Neesberries can be grafted

Know your islands


Neesberry (Manilkara zapota)

Although neesberry seeds can be used for propagation and are used for selection of superior types, they should not be used for home plantings.

Marcottage (air layering) has not been an effective propagation method.

Side veneer and cleft grafting on to seedling rootstock are the most common grafting methods. Scions or bud sticks are chosen from young terminal shoots.

Cover the grafted scions completely with grafting tape. The best time to graft is late summer and early fall. The following is taken from Wild Trees in the Cayman Islands by Fred Burton, with illustrations by Penny Clifford; Photographs by Paul Watler.


Manilkara zapota

The Neesberry, or ‘Naseberry’, grows to a tall, well-shaped tree with dark leaves clustering at the ends of often drooping branch tips. The dark brown bark is colonized by grey and orange lichens, and has deep vertical fissures, crossed horizontally by cracks to give a rectangular pattern.

The fruits are brown, with a rough surface: they are quite hard until ripe, by which time they are eagerly pecked open by a variety of birds by day, and devoured by fruit bats at night. Ripe fruits have a soft but grainy textured pulp containing several large, glossy black seeds. The fully ripe pulp is sweet and edible. The leaves are one traditional ingredient of a tea to treat common colds.

Bark, leaves, an unripe fruits all exude a milky white latex if cut or broken’ this is the substance collected by the chicleros of Central America, who tap the latex from this and several related trees to make Chiclê, the raw material for chewing gum.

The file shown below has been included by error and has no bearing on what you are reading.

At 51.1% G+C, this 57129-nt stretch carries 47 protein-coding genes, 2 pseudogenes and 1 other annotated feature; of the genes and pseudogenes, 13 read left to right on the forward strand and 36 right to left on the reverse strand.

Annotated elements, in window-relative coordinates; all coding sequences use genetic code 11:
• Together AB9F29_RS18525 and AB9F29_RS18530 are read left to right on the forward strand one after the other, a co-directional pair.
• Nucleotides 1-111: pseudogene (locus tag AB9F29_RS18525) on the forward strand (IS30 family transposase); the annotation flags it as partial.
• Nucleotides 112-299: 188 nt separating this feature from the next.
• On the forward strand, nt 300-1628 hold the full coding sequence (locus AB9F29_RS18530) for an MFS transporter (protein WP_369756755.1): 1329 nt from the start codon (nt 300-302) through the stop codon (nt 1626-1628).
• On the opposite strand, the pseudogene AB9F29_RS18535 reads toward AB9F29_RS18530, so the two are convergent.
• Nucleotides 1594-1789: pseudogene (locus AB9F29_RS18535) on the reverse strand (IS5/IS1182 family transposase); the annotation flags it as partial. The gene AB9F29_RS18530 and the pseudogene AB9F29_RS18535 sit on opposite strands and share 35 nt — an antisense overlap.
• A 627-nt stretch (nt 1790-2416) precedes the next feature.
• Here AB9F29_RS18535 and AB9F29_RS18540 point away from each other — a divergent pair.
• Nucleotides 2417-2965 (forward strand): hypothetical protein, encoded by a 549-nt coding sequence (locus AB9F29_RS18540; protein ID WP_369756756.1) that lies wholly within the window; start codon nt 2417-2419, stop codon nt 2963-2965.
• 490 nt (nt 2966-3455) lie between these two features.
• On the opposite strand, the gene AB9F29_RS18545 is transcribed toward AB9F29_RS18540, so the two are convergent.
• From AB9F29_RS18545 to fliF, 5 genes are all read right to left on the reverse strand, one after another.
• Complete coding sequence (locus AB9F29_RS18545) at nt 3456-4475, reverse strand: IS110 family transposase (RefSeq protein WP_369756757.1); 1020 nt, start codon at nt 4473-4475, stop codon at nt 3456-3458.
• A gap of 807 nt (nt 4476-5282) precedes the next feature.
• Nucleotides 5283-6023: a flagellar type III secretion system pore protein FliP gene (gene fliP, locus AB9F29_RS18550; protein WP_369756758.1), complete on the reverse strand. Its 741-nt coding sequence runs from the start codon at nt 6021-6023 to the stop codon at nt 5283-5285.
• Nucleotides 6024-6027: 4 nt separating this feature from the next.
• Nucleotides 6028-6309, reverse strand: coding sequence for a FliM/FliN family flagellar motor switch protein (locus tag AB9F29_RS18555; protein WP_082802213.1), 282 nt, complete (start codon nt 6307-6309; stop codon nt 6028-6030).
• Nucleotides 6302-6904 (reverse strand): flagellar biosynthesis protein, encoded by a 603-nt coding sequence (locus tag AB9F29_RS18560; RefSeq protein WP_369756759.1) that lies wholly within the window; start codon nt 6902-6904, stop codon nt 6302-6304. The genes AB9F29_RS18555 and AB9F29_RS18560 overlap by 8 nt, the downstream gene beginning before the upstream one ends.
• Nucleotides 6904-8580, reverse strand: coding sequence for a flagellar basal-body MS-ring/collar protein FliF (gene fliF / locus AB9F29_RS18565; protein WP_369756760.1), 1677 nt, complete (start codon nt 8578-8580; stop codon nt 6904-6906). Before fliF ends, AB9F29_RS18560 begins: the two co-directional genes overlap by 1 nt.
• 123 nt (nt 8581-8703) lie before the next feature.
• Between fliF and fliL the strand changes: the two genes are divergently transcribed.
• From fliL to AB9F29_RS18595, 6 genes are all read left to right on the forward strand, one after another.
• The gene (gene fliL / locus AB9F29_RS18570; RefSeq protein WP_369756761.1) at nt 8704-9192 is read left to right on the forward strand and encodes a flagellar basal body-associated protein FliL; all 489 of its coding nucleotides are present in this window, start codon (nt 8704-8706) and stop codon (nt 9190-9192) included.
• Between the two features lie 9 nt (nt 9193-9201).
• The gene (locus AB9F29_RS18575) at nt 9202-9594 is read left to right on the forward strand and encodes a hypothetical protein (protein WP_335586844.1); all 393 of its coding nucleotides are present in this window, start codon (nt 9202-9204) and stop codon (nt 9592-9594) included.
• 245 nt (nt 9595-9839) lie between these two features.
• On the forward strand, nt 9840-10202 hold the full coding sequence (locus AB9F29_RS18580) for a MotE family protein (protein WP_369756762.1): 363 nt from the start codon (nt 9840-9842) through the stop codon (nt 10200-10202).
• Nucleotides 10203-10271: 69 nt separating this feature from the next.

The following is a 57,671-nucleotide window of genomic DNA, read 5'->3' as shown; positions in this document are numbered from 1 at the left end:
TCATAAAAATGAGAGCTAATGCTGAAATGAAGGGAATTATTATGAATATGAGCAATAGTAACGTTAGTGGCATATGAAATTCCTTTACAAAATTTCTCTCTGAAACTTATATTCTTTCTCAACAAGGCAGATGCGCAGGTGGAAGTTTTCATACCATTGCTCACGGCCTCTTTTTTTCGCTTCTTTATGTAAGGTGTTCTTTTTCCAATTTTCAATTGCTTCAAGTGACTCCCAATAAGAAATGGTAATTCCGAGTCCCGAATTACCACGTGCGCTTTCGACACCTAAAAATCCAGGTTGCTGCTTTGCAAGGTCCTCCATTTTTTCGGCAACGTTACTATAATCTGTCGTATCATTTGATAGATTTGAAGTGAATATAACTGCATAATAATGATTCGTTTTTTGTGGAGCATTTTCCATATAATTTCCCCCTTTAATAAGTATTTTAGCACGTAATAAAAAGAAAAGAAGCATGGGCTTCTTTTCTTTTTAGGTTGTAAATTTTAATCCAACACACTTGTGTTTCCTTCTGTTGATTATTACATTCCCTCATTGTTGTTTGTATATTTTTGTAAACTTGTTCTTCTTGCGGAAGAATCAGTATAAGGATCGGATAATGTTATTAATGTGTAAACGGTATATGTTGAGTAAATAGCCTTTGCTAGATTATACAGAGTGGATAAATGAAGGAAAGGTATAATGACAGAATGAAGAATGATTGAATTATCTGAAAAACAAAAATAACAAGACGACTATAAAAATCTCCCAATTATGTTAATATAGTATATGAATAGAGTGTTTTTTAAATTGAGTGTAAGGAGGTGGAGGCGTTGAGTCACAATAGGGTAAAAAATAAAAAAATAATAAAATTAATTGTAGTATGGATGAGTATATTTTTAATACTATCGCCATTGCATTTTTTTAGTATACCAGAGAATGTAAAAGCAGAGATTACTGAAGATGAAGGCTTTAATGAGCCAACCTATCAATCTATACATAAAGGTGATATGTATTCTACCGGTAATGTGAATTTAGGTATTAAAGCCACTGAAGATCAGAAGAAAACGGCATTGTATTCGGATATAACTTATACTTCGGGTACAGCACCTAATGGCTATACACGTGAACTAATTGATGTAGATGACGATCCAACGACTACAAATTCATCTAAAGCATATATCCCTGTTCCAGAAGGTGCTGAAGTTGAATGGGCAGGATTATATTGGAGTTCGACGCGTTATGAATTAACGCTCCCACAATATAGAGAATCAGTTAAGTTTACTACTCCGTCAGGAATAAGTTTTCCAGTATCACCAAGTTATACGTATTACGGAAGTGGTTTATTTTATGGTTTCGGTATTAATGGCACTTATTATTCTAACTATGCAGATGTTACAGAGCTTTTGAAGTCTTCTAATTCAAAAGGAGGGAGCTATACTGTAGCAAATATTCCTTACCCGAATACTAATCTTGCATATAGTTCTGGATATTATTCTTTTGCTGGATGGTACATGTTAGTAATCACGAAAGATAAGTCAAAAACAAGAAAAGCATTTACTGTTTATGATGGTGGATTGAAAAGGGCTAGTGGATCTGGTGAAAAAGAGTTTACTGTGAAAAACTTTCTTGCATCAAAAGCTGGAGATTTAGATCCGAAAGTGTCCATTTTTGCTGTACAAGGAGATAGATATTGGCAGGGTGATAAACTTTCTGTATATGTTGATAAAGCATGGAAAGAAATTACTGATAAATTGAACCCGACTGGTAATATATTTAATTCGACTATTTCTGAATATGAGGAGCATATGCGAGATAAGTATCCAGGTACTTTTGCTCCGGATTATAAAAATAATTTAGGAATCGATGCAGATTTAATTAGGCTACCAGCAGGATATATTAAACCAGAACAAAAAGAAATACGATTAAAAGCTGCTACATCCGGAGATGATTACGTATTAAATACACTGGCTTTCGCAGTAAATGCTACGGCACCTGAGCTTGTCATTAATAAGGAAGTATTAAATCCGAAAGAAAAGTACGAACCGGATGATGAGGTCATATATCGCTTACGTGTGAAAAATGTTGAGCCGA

Neesberry is native to Central America and perhaps some of the Greater Antilles: it was probably planted in Cayman soon after the first settlers arrived, and now grows wild in all three islands, in forests where there is soil.

Grow Cayman Plants and encourage Cayman Wildlife! For more information, to share your knowledge or if you would like to get involved with the many activities in the National Trust’s Know Your Islands Program, please visit, or call 949-0121.The weekly column from the National Trust is submitted by Marnie Laing, Education Programs Manager at the Trust.

Last week’s answer: The name of a young red mangrove seedling is a propagule.

Trivia question: What is the great maritime tragedy known as that took place in 1794 off Grand Cayman?

Look for the answer in next week’s feature!